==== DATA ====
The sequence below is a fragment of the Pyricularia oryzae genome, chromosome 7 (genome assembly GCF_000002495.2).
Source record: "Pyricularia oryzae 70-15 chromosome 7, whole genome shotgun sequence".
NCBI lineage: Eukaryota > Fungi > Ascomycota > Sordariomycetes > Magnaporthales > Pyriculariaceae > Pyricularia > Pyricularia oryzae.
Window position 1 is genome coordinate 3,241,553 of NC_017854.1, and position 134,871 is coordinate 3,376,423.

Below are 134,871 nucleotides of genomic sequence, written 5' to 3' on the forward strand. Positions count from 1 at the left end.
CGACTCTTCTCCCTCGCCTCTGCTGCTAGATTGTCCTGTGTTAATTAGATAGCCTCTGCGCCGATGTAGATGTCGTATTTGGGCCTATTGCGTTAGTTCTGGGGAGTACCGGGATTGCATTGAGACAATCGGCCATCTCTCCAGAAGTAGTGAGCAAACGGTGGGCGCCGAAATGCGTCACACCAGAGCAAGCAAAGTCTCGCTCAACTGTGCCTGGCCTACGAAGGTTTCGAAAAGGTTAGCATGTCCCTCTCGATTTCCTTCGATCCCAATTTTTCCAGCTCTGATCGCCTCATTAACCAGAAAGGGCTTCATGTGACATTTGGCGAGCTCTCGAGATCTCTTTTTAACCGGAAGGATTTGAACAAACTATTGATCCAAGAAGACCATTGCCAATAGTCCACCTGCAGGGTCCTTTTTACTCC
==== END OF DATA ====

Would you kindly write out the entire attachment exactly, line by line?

The sequence below is a fragment of the Pyricularia oryzae genome, chromosome 7 (genome assembly GCF_000002495.2).
Source record: "Pyricularia oryzae 70-15 chromosome 7, whole genome shotgun sequence".
NCBI lineage: Eukaryota > Fungi > Ascomycota > Sordariomycetes > Magnaporthales > Pyriculariaceae > Pyricularia > Pyricularia oryzae.
Window position 1 is genome coordinate 3,241,553 of NC_017854.1, and position 134,871 is coordinate 3,376,423.

Below are 134,871 nucleotides of genomic sequence, written 5' to 3' on the forward strand. Positions count from 1 at the left end.
CGACTCTTCTCCCTCGCCTCTGCTGCTAGATTGTCCTGTGTTAATTAGATAGCCTCTGCGCCGATGTAGATGTCGTATTTGGGCCTATTGCGTTAGTTCTGGGGAGTACCGGGATTGCATTGAGACAATCGGCCATCTCTCCAGAAGTAGTGAGCAAACGGTGGGCGCCGAAATGCGTCACACCAGAGCAAGCAAAGTCTCGCTCAACTGTGCCTGGCCTACGAAGGTTTCGAAAAGGTTAGCATGTCCCTCTCGATTTCCTTCGATCCCAATTTTTCCAGCTCTGATCGCCTCATTAACCAGAAAGGGCTTCATGTGACATTTGGCGAGCTCTCGAGATCTCTTTTTAACCGGAAGGATTTGAACAAACTATTGATCCAAGAAGACCATTGCCAATAGTCCACCTGCAGGGTCCTTTTTACTCC